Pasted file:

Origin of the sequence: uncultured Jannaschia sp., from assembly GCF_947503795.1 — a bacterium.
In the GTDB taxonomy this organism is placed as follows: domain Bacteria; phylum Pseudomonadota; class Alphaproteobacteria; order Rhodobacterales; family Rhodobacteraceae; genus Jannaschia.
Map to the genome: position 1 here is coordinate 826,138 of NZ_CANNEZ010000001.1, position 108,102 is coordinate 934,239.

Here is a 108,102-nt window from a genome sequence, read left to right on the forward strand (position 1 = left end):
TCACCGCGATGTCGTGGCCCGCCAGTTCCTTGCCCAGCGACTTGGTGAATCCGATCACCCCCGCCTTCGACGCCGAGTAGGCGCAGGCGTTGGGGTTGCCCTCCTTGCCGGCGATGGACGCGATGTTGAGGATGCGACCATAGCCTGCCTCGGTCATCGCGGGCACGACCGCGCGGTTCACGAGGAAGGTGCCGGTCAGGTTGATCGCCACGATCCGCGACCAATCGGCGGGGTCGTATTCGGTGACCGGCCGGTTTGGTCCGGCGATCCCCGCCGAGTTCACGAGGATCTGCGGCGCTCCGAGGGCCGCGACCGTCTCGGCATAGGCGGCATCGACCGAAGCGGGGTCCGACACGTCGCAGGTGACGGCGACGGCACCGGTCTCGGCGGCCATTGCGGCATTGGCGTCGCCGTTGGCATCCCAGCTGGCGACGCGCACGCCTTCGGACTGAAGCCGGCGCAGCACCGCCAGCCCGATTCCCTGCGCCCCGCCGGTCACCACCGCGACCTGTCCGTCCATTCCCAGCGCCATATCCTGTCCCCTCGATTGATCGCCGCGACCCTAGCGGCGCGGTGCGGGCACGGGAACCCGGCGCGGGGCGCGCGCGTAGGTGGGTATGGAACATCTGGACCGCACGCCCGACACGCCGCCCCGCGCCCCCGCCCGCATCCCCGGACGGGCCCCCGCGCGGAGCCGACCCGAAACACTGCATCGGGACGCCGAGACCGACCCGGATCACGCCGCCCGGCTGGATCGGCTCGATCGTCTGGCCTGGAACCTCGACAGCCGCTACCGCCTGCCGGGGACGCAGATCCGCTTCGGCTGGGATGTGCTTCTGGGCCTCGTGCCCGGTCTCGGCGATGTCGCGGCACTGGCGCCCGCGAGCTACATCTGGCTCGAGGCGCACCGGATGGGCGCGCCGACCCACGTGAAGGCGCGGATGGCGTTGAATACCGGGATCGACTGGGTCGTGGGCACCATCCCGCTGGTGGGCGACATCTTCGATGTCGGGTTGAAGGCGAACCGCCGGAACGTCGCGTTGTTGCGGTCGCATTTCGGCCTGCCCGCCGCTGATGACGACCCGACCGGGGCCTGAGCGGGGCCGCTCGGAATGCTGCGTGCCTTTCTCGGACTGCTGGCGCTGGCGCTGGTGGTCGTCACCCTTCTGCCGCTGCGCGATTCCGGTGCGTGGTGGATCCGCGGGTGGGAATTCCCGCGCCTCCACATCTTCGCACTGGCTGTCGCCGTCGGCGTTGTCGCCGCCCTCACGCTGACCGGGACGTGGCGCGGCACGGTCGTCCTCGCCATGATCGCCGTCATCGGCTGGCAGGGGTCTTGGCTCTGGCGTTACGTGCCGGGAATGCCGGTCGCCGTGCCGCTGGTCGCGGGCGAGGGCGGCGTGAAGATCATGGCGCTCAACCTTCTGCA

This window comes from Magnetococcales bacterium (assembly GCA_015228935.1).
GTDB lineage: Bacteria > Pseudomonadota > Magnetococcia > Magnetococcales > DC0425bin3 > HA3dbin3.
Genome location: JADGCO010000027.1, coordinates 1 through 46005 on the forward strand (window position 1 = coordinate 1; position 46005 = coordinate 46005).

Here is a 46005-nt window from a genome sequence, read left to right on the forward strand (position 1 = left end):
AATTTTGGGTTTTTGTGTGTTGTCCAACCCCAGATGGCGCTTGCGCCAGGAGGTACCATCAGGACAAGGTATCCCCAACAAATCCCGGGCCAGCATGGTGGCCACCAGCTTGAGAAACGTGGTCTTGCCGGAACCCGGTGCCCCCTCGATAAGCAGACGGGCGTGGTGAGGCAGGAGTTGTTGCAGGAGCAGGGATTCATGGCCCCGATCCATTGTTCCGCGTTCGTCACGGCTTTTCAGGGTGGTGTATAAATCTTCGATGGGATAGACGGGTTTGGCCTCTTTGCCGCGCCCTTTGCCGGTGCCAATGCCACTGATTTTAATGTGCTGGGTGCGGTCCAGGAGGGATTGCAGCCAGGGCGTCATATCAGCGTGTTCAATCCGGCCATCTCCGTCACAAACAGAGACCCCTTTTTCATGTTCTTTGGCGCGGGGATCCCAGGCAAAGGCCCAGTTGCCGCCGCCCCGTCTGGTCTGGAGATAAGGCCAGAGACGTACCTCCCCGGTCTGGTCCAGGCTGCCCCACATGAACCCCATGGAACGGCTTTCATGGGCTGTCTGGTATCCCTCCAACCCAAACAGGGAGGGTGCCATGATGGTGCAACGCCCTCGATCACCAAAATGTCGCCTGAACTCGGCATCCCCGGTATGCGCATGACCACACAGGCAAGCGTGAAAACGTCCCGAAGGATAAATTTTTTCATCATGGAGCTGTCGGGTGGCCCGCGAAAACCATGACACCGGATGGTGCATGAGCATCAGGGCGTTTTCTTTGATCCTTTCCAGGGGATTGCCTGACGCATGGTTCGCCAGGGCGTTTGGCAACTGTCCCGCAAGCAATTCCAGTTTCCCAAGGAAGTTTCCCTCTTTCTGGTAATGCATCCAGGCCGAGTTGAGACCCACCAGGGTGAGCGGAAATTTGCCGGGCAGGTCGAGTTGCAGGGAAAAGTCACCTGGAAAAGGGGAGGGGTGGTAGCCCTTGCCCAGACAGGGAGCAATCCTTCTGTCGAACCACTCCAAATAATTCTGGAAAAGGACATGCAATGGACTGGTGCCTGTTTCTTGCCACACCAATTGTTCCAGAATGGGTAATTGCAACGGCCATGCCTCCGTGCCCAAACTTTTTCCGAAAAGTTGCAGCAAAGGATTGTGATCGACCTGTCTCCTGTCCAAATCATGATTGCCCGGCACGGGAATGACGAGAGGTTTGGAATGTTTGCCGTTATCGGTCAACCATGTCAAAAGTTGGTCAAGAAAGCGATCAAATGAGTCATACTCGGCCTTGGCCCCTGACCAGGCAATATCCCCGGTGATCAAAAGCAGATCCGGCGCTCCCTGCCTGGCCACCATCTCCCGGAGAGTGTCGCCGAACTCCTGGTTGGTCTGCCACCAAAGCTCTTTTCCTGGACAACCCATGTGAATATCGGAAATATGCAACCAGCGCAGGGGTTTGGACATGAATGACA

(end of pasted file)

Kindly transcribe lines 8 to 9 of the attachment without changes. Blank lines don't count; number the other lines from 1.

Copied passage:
Genome location: JADGCO010000027.1, coordinates 1 through 46005 on the forward strand (window position 1 = coordinate 1; position 46005 = coordinate 46005).

Here is a 46005-nt window from a genome sequence, read left to right on the forward strand (position 1 = left end):